Jerome’s Life of Paul the Hermit in Syriac (and a colophon on Dayr al-suryān)   1 comment

In some Christian traditions, today is the commemoration of Jerome, so I thought of a Syriac text connected with Jerome that I cataloged some time ago. In CFMM 261, pp. 3-13, there is Jerome’s Life of Paul the Hermit, the Latin text of which is in PL 23, cols., 17-30 (ET here). See BHO 909-916 for Coptic, Armenian, Syriac, and Gǝʕǝz versions. The Syriac text* has been published in Bedjan’s Acta martyrum et sanctorum 5: 561-572 (here at archive.org), and the text also appears in The Book of Paradise (ed. Budge, vol. 2, pp. 242-251; online here). The beginning of the CFMM text is missing, but the identification of the work is sure, not least thanks to the end of the work (see below). I have not closely compared the printed editions with this witness from CFMM, but, unsurprisingly, even a quick look reveals some differences. Only considering the end of the work we see that CFMM 261 has six lines that are absent from the texts of Bedjan and Budge.

*Bedjan’s edition of this text is based on these two manuscripts: Paris syr. 317 (Chabot, “Notice sur les manuscrits syriaques de la Bibliothèque nationale acquis depuis 1874, JA IX, 8 (1896): 264-265; Nau, “Notices des manuscripts syriaques, éthiopiens et mandéens, entrés à la Bibliothèque nationale de Paris depuis l’édition des catalogues,” ROC 16 (1911):  287) and BL add. 12173 (Wright, Cat., pp. 1070-1072).

CFMM 261 (olim Dayr al-Zaʿfarān 116; cf. Dolabani, Dayr al-Zaʿfarān catalog, pt. II, pp. 86-88) has an original part, along with some later additions on pp. 441-464. The original colophon (see below, with translation), coming at the end of quire 22, pp. 439-440, is incomplete and lacks a name and date, while the date of the later part (1757/8) is on p. 464. The original part is perhaps of the 16th century. A careful comparison is necessary, but the contents of CFMM 261 and the list of stories in the colophon are very close to the original contents of BL add. 14732 (Wright, Cat., pp. 1141-1146). As the scribe says in the colophon, he found his exemplar for this manuscript among the Syriac books of Dayr al-Suryān, which ceased to have a major Syriac presence in the early seventeenth century (L. Van Rompay in GEDSH 386-387).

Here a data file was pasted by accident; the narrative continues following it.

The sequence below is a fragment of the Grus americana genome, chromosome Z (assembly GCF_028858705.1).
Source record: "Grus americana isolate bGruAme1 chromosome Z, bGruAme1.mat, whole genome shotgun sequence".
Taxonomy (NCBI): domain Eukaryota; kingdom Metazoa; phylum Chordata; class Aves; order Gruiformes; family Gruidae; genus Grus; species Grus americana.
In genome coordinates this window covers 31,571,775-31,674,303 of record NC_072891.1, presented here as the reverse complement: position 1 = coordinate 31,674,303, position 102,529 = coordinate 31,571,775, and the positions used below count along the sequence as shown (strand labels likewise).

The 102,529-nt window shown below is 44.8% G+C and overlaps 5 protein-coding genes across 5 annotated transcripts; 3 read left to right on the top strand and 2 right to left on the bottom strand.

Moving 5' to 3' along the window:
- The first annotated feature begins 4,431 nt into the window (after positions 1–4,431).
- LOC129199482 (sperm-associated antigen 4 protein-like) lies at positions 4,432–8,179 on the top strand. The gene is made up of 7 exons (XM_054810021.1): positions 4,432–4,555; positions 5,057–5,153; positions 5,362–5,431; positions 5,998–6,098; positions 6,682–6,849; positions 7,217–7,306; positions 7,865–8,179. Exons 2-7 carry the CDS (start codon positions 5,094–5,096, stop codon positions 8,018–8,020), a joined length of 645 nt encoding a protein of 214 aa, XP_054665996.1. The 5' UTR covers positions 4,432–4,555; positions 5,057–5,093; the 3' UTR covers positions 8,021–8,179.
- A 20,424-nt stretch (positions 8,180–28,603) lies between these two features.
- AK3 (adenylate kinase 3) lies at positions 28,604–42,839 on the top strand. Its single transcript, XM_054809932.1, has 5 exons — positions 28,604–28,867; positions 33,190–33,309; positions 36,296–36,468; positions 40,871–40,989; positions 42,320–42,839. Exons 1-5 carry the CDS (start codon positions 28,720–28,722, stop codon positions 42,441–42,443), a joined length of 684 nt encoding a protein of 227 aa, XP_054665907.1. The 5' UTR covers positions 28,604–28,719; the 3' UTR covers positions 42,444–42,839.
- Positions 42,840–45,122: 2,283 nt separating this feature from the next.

Here are the last two pages of Jerome’s Life of Paul the Hermit in the CFMM manuscript.

CFMM 261, pp. 12-13

CFMM 261, pp. 12-13

And now the colophon, which will be of interest to readers well beyond those concerned especially with Jerome, together with an English translation.

CFMM 261, p. 439

CFMM 261, p. 439

Ended, completed, lined, and concluded are these confused and mixed up lines, altered [for the worse] in every way, inasmuch as I am not a scribe, but for lack of scribes, for necessity, I was compelled to corrupt these pages, because I was sojourning [or in exile] in the d[esert] of Scetis, in our monastery of the Syrians, and when I went up the large tower that is in the holy monastery and saw the Syriac books that were in it, countless and numberless in their quantity, I saw a large book that had stories of all the holy fathers, as for my consolation. So I took it to my cell and was greatly consoled by it. I read the stories, but not all of them, and according to the power that the Lord gave us — me and my spiritual father, the monk and priest Šams al-Dīn — we left the city of Egypt [meṣrēn] and brought with us a few pages [qallil waraqē], and as we read these stories of holy people, at the beginning of the book was written the story of our lady, the Theotokos, Mary, and after that, the story of Paul, the story of Antony, chief of monks,